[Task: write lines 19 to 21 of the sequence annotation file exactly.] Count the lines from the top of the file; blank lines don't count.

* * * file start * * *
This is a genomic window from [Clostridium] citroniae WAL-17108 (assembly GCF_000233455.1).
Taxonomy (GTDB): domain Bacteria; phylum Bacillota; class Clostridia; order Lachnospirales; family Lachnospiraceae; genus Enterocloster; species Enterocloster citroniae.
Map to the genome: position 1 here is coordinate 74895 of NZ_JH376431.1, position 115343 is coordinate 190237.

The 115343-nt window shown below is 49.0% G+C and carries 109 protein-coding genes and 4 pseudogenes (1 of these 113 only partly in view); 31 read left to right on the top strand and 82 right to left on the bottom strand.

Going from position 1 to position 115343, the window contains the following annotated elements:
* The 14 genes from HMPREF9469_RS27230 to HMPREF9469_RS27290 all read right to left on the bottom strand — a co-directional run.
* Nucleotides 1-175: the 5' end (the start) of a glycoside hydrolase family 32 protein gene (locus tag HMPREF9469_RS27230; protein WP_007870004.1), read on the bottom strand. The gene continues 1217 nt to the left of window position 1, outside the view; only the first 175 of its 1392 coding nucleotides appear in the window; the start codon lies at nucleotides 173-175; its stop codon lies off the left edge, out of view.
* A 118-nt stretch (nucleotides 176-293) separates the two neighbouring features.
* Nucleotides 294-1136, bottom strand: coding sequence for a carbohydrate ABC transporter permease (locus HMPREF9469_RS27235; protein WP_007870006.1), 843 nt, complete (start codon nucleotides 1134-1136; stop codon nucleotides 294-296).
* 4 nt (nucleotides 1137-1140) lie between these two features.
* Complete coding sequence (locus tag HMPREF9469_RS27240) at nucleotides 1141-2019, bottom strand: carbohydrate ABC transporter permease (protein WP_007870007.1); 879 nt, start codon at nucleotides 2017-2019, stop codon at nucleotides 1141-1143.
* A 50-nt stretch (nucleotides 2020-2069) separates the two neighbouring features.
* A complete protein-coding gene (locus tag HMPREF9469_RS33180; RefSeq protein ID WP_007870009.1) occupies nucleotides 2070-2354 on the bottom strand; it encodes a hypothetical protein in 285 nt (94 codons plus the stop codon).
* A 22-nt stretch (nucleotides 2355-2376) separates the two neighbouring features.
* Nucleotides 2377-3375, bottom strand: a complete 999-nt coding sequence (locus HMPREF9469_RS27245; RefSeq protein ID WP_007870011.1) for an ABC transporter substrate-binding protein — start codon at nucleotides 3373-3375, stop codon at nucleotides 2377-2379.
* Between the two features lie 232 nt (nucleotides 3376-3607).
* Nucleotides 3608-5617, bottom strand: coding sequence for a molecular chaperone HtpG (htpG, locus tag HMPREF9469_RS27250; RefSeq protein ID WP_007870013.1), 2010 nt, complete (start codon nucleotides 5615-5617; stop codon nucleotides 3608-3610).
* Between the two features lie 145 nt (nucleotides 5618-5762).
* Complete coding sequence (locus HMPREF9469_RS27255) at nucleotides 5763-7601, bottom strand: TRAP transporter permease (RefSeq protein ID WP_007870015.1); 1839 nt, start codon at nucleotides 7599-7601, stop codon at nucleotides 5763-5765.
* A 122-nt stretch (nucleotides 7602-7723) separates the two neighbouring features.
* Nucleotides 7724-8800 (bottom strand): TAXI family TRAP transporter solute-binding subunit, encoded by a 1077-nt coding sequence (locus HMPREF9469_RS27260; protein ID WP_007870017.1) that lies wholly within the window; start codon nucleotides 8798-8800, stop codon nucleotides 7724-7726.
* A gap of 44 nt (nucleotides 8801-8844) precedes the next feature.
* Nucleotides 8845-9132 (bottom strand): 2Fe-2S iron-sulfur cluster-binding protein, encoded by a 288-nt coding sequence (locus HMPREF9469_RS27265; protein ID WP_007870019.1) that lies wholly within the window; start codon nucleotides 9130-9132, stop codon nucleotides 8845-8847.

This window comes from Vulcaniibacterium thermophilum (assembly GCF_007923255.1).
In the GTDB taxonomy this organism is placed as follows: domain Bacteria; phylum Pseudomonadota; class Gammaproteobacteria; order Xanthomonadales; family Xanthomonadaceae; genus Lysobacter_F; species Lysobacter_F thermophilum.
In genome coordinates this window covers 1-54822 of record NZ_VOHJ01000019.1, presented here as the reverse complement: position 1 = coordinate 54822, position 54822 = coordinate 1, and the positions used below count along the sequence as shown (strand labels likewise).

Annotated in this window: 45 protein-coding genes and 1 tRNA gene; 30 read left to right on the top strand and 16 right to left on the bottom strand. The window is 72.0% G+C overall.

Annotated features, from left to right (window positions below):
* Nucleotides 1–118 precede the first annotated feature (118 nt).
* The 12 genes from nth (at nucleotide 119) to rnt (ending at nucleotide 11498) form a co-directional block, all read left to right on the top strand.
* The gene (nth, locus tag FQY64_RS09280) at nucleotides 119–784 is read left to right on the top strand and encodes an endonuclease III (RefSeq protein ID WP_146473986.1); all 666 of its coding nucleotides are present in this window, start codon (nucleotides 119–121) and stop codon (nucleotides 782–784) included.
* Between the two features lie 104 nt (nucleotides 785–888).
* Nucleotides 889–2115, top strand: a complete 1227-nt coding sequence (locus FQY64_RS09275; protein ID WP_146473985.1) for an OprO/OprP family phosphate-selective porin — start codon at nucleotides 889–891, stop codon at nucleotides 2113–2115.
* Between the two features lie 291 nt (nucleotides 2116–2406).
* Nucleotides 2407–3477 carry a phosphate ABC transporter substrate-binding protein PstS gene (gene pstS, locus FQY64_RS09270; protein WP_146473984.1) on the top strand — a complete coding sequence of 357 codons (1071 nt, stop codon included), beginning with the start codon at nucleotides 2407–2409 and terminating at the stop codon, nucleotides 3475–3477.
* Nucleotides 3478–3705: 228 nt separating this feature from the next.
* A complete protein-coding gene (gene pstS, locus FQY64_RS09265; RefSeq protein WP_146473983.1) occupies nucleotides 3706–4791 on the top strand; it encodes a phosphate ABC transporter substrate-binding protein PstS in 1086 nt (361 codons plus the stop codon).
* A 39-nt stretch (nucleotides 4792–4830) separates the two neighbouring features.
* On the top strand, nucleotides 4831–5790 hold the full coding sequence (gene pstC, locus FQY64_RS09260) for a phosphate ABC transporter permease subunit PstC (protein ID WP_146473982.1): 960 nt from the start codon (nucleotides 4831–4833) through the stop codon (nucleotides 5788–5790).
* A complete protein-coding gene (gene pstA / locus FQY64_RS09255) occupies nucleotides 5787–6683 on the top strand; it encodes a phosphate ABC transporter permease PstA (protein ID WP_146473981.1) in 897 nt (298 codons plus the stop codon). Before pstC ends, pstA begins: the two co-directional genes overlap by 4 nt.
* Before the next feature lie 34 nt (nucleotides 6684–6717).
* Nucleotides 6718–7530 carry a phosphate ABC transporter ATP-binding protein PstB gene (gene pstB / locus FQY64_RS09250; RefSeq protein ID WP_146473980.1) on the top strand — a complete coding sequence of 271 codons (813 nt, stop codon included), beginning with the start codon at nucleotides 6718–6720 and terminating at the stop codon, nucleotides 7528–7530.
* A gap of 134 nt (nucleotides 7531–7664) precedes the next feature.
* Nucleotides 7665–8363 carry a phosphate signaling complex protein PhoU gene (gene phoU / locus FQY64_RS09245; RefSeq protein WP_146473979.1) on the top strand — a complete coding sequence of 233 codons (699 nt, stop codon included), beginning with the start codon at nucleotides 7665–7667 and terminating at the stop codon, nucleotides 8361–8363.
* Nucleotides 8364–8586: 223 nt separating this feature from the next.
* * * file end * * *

* Complete coding sequence (locus HMPREF9469_RS27255) at nucleotides 5763-7601, bottom strand: TRAP transporter permease (RefSeq protein ID WP_007870015.1); 1839 nt, start codon at nucleotides 7599-7601, stop codon at nucleotides 5763-5765.
* A 122-nt stretch (nucleotides 7602-7723) separates the two neighbouring features.
* Nucleotides 7724-8800 (bottom strand): TAXI family TRAP transporter solute-binding subunit, encoded by a 1077-nt coding sequence (locus HMPREF9469_RS27260; protein ID WP_007870017.1) that lies wholly within the window; start codon nucleotides 8798-8800, stop codon nucleotides 7724-7726.